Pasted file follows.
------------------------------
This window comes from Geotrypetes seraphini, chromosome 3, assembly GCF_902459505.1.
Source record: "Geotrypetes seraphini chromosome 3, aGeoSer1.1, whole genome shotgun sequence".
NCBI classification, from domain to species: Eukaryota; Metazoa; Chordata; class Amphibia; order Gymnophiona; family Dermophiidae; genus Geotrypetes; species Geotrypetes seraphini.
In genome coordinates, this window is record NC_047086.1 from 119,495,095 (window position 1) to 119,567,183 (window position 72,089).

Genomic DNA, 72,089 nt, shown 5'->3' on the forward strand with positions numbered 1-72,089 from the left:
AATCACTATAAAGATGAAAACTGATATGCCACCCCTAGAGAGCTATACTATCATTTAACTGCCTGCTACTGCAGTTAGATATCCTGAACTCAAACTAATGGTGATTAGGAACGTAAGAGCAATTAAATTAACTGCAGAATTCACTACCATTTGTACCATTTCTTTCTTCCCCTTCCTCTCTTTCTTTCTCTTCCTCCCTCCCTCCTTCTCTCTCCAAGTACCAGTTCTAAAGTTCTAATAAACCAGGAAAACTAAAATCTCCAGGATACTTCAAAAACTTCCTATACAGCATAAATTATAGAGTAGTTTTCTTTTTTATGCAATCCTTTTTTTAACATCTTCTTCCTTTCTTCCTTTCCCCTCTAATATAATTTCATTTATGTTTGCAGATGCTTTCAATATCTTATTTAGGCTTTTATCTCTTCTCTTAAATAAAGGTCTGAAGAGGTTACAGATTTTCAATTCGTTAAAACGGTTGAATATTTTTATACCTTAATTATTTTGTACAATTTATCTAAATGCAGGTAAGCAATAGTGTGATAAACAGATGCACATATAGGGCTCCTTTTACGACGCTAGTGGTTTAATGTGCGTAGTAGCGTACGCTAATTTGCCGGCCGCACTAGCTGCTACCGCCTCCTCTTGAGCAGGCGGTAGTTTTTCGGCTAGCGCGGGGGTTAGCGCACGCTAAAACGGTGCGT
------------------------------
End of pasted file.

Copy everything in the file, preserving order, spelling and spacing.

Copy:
This window comes from Geotrypetes seraphini, chromosome 3, assembly GCF_902459505.1.
Source record: "Geotrypetes seraphini chromosome 3, aGeoSer1.1, whole genome shotgun sequence".
NCBI classification, from domain to species: Eukaryota; Metazoa; Chordata; class Amphibia; order Gymnophiona; family Dermophiidae; genus Geotrypetes; species Geotrypetes seraphini.
In genome coordinates, this window is record NC_047086.1 from 119,495,095 (window position 1) to 119,567,183 (window position 72,089).

Genomic DNA, 72,089 nt, shown 5'->3' on the forward strand with positions numbered 1-72,089 from the left:
AATCACTATAAAGATGAAAACTGATATGCCACCCCTAGAGAGCTATACTATCATTTAACTGCCTGCTACTGCAGTTAGATATCCTGAACTCAAACTAATGGTGATTAGGAACGTAAGAGCAATTAAATTAACTGCAGAATTCACTACCATTTGTACCATTTCTTTCTTCCCCTTCCTCTCTTTCTTTCTCTTCCTCCCTCCCTCCTTCTCTCTCCAAGTACCAGTTCTAAAGTTCTAATAAACCAGGAAAACTAAAATCTCCAGGATACTTCAAAAACTTCCTATACAGCATAAATTATAGAGTAGTTTTCTTTTTTATGCAATCCTTTTTTTAACATCTTCTTCCTTTCTTCCTTTCCCCTCTAATATAATTTCATTTATGTTTGCAGATGCTTTCAATATCTTATTTAGGCTTTTATCTCTTCTCTTAAATAAAGGTCTGAAGAGGTTACAGATTTTCAATTCGTTAAAACGGTTGAATATTTTTATACCTTAATTATTTTGTACAATTTATCTAAATGCAGGTAAGCAATAGTGTGATAAACAGATGCACATATAGGGCTCCTTTTACGACGCTAGTGGTTTAATGTGCGTAGTAGCGTACGCTAATTTGCCGGCCGCACTAGCTGCTACCGCCTCCTCTTGAGCAGGCGGTAGTTTTTCGGCTAGCGCGGGGGTTAGCGCACGCTAAAACGGTGCGT